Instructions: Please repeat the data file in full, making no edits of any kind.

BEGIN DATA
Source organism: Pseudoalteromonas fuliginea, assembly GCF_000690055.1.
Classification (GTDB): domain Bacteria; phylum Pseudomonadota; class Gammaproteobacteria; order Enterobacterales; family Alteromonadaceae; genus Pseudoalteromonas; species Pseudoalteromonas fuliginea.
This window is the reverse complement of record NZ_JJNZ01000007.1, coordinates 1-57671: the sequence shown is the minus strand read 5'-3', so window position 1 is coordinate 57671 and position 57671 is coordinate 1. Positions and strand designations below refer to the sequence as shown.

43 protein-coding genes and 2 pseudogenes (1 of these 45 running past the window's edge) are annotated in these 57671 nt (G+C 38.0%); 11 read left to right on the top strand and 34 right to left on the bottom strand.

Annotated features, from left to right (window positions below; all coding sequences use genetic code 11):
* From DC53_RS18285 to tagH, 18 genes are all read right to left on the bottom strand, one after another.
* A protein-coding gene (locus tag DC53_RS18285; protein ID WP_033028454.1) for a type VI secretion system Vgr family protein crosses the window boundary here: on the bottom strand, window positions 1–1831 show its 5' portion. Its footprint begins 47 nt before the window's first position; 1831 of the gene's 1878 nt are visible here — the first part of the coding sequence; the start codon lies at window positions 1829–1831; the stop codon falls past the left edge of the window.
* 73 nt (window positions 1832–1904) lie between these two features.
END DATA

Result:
Source organism: Pseudoalteromonas fuliginea, assembly GCF_000690055.1.
Classification (GTDB): domain Bacteria; phylum Pseudomonadota; class Gammaproteobacteria; order Enterobacterales; family Alteromonadaceae; genus Pseudoalteromonas; species Pseudoalteromonas fuliginea.
This window is the reverse complement of record NZ_JJNZ01000007.1, coordinates 1-57671: the sequence shown is the minus strand read 5'-3', so window position 1 is coordinate 57671 and position 57671 is coordinate 1. Positions and strand designations below refer to the sequence as shown.

43 protein-coding genes and 2 pseudogenes (1 of these 45 running past the window's edge) are annotated in these 57671 nt (G+C 38.0%); 11 read left to right on the top strand and 34 right to left on the bottom strand.

Annotated features, from left to right (window positions below; all coding sequences use genetic code 11):
* From DC53_RS18285 to tagH, 18 genes are all read right to left on the bottom strand, one after another.
* A protein-coding gene (locus tag DC53_RS18285; protein ID WP_033028454.1) for a type VI secretion system Vgr family protein crosses the window boundary here: on the bottom strand, window positions 1–1831 show its 5' portion. Its footprint begins 47 nt before the window's first position; 1831 of the gene's 1878 nt are visible here — the first part of the coding sequence; the start codon lies at window positions 1829–1831; the stop codon falls past the left edge of the window.
* 73 nt (window positions 1832–1904) lie between these two features.